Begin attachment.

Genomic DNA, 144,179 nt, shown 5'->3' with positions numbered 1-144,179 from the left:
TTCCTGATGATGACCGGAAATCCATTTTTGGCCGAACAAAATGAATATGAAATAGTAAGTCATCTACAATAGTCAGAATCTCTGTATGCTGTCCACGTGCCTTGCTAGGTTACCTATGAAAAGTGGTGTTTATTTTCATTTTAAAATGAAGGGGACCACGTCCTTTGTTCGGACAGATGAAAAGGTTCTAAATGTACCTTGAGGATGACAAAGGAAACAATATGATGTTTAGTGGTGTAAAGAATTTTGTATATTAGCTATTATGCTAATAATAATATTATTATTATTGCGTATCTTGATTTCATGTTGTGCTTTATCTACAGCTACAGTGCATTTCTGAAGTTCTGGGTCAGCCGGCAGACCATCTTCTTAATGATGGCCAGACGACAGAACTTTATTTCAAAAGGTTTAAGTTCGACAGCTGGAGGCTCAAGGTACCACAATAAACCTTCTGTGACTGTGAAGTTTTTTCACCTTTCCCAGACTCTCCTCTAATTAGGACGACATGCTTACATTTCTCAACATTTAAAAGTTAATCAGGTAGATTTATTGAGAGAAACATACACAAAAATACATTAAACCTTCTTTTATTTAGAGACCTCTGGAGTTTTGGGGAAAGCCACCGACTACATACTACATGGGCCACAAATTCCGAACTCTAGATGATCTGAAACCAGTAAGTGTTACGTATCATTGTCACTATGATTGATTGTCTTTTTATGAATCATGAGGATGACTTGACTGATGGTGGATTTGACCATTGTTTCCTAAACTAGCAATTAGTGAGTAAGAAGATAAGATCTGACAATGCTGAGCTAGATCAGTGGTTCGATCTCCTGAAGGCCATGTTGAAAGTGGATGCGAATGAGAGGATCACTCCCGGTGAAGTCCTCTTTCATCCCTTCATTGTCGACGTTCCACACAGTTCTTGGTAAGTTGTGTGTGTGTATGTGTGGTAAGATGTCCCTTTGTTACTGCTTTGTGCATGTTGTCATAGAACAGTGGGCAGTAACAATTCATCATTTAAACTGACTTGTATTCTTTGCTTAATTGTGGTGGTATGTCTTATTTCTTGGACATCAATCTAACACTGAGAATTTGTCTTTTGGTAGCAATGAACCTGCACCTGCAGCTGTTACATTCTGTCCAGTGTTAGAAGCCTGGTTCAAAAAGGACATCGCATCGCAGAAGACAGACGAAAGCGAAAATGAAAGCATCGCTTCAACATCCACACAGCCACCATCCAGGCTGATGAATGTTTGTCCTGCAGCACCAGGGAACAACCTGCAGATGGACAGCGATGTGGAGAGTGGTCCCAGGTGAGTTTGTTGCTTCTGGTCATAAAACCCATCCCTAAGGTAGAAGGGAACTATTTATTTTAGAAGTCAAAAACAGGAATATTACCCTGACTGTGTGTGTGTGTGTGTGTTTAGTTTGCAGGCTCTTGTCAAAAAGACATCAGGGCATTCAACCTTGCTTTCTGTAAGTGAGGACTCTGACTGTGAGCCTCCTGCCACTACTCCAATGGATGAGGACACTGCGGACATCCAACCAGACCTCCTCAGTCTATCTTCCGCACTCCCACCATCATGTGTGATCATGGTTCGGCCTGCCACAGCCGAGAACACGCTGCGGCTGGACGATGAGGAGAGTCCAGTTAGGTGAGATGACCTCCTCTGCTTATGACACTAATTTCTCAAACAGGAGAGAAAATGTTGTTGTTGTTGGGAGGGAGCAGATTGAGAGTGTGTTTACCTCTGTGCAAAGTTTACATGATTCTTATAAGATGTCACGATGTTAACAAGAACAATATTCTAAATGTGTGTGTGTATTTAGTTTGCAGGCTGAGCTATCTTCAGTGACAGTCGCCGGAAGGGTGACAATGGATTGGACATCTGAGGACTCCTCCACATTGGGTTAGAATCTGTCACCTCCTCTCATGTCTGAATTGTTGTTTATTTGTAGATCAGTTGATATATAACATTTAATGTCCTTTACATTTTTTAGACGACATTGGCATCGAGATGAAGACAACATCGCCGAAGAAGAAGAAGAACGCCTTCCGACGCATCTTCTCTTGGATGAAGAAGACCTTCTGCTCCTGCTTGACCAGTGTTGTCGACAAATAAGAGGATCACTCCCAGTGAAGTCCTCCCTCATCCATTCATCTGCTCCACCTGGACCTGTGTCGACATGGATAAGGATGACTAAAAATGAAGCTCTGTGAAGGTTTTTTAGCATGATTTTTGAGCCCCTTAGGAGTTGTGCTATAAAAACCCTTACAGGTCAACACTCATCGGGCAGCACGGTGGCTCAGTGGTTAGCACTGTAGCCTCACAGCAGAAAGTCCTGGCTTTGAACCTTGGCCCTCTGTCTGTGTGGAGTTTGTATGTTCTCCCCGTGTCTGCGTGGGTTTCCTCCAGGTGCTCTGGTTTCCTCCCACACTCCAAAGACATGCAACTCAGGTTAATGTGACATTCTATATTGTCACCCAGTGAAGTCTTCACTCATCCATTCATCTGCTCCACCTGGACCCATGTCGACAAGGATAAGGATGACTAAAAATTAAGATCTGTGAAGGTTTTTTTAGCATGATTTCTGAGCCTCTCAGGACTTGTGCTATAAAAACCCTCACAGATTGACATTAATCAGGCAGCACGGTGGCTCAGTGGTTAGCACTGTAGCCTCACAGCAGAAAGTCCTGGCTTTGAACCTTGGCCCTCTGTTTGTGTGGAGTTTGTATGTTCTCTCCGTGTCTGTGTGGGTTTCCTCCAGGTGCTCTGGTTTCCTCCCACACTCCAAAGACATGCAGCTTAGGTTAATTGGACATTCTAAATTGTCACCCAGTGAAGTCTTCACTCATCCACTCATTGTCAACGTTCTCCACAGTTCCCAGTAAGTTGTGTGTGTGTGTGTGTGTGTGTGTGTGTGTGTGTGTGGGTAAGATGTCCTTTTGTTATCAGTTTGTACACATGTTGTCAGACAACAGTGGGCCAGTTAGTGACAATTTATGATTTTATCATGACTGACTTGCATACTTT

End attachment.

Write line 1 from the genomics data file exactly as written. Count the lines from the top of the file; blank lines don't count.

Genomic DNA, 144,179 nt, shown 5'->3' with positions numbered 1-144,179 from the left: